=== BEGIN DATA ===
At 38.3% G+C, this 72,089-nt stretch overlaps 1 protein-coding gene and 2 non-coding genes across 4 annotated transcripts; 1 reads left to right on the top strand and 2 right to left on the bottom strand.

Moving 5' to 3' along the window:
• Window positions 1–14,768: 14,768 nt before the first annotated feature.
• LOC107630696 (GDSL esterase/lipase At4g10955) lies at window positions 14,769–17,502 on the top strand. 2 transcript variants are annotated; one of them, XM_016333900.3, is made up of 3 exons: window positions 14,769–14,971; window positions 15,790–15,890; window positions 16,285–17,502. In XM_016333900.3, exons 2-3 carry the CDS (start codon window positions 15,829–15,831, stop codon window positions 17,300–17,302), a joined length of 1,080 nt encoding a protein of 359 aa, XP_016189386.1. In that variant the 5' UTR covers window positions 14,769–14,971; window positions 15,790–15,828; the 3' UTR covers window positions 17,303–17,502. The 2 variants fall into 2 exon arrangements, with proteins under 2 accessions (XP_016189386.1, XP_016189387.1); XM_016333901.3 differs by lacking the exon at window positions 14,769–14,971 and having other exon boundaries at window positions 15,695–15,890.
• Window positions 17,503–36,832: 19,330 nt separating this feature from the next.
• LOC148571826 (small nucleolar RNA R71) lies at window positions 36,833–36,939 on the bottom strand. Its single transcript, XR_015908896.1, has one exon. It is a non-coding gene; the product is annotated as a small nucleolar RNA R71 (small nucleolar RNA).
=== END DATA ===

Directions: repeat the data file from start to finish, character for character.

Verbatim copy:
At 38.3% G+C, this 72,089-nt stretch overlaps 1 protein-coding gene and 2 non-coding genes across 4 annotated transcripts; 1 reads left to right on the top strand and 2 right to left on the bottom strand.

Moving 5' to 3' along the window:
• Window positions 1–14,768: 14,768 nt before the first annotated feature.
• LOC107630696 (GDSL esterase/lipase At4g10955) lies at window positions 14,769–17,502 on the top strand. 2 transcript variants are annotated; one of them, XM_016333900.3, is made up of 3 exons: window positions 14,769–14,971; window positions 15,790–15,890; window positions 16,285–17,502. In XM_016333900.3, exons 2-3 carry the CDS (start codon window positions 15,829–15,831, stop codon window positions 17,300–17,302), a joined length of 1,080 nt encoding a protein of 359 aa, XP_016189386.1. In that variant the 5' UTR covers window positions 14,769–14,971; window positions 15,790–15,828; the 3' UTR covers window positions 17,303–17,502. The 2 variants fall into 2 exon arrangements, with proteins under 2 accessions (XP_016189386.1, XP_016189387.1); XM_016333901.3 differs by lacking the exon at window positions 14,769–14,971 and having other exon boundaries at window positions 15,695–15,890.
• Window positions 17,503–36,832: 19,330 nt separating this feature from the next.
• LOC148571826 (small nucleolar RNA R71) lies at window positions 36,833–36,939 on the bottom strand. Its single transcript, XR_015908896.1, has one exon. It is a non-coding gene; the product is annotated as a small nucleolar RNA R71 (small nucleolar RNA).